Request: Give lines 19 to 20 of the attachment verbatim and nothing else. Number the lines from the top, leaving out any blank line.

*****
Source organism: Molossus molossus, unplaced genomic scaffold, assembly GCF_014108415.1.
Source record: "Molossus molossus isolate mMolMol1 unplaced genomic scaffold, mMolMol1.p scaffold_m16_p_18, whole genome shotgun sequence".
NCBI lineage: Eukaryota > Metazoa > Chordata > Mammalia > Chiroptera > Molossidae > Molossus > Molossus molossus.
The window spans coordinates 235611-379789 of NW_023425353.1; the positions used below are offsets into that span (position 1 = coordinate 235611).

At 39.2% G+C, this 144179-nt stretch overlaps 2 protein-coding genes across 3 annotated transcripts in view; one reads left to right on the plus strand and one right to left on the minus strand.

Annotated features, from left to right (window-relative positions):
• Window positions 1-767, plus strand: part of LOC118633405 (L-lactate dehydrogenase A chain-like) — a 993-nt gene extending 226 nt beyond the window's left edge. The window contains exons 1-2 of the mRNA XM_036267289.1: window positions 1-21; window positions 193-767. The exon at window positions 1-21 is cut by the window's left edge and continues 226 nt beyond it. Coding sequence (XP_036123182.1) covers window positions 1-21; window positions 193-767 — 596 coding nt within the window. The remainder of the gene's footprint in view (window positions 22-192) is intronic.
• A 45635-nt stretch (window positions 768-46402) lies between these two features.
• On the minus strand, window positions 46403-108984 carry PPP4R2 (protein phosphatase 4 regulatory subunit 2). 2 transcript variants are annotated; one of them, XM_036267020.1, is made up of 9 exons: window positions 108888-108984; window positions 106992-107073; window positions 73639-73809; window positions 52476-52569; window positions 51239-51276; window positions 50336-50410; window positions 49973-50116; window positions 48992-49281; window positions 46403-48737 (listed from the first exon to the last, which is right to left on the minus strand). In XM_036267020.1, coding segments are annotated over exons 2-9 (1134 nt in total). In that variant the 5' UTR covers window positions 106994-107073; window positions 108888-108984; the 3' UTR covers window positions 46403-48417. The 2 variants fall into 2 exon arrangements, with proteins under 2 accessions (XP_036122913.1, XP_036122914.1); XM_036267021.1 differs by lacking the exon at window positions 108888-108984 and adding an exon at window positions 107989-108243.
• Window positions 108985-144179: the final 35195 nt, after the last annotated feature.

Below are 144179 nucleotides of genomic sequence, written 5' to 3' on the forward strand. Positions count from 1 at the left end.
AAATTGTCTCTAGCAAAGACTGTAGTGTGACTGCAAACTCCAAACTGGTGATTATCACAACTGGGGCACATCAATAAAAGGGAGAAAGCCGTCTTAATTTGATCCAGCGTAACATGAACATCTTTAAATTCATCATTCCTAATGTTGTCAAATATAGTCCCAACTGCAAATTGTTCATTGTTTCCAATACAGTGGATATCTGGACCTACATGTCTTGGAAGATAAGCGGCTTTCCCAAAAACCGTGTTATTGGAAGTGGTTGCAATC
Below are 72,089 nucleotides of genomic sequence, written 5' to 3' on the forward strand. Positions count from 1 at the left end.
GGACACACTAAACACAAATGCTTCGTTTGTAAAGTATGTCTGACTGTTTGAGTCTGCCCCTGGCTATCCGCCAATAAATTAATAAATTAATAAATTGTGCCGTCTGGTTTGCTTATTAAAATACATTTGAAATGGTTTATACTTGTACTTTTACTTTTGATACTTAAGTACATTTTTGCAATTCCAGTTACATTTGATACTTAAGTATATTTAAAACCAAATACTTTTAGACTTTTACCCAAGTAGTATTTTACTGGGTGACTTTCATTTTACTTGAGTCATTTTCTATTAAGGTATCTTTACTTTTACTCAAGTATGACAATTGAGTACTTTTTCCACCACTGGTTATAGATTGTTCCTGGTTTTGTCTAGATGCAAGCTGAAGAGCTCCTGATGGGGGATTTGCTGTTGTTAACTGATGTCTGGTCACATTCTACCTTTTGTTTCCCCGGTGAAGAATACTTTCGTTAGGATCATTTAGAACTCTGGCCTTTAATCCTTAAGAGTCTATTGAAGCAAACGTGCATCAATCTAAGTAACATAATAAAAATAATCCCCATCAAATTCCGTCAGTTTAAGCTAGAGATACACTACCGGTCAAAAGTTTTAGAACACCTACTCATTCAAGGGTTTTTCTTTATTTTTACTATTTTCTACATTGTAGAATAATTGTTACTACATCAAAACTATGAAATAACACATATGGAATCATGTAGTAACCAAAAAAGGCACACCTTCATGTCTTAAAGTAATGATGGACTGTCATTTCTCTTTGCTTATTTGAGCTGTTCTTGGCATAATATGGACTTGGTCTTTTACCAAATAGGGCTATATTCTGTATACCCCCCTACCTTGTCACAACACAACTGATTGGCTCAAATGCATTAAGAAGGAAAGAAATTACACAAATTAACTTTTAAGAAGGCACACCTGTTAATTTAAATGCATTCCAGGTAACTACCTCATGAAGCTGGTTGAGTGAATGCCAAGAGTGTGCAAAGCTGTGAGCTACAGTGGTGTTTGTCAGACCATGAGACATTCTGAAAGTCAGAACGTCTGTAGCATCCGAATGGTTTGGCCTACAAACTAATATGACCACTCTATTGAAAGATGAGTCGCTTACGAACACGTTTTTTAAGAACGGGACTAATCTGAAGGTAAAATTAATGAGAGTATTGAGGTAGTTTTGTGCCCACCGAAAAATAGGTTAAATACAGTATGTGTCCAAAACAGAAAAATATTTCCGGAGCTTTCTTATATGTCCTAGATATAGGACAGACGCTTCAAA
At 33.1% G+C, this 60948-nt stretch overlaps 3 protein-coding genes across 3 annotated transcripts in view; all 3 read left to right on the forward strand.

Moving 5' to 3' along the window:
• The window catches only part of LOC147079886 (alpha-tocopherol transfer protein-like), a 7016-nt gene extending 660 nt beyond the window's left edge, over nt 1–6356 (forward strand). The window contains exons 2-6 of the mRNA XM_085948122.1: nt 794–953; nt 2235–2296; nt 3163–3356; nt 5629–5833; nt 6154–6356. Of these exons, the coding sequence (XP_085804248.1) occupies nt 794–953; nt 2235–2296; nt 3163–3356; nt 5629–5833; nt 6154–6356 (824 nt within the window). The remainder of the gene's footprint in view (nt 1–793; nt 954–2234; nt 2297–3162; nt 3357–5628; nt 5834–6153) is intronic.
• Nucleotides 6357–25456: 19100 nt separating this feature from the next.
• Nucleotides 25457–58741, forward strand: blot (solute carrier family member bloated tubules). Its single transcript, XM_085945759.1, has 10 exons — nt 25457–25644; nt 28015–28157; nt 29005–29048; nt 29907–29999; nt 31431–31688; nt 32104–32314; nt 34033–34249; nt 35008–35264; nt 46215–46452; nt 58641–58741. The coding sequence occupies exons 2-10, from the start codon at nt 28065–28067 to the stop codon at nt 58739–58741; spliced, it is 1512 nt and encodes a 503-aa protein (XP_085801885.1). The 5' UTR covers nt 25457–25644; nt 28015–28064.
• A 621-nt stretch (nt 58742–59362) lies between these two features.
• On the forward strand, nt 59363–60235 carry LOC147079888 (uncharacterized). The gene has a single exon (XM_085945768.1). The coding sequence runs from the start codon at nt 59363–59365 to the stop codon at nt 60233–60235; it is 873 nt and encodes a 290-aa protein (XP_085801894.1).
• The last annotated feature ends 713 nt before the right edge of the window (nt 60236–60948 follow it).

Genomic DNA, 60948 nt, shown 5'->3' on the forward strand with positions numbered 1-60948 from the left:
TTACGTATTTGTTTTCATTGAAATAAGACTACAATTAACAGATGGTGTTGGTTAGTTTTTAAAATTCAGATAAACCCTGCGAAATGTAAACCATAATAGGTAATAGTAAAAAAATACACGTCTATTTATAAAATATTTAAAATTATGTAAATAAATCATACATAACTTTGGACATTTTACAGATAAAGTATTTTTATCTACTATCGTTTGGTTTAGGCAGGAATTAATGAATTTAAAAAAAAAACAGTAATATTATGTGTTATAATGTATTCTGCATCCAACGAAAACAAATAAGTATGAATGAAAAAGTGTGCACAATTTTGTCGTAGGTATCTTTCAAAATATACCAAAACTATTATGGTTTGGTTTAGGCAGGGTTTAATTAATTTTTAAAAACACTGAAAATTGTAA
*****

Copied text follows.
• Nucleotides 25457–58741, forward strand: blot (solute carrier family member bloated tubules). Its single transcript, XM_085945759.1, has 10 exons — nt 25457–25644; nt 28015–28157; nt 29005–29048; nt 29907–29999; nt 31431–31688; nt 32104–32314; nt 34033–34249; nt 35008–35264; nt 46215–46452; nt 58641–58741. The coding sequence occupies exons 2-10, from the start codon at nt 28065–28067 to the stop codon at nt 58739–58741; spliced, it is 1512 nt and encodes a 503-aa protein (XP_085801885.1). The 5' UTR covers nt 25457–25644; nt 28015–28064.
• A 621-nt stretch (nt 58742–59362) lies between these two features.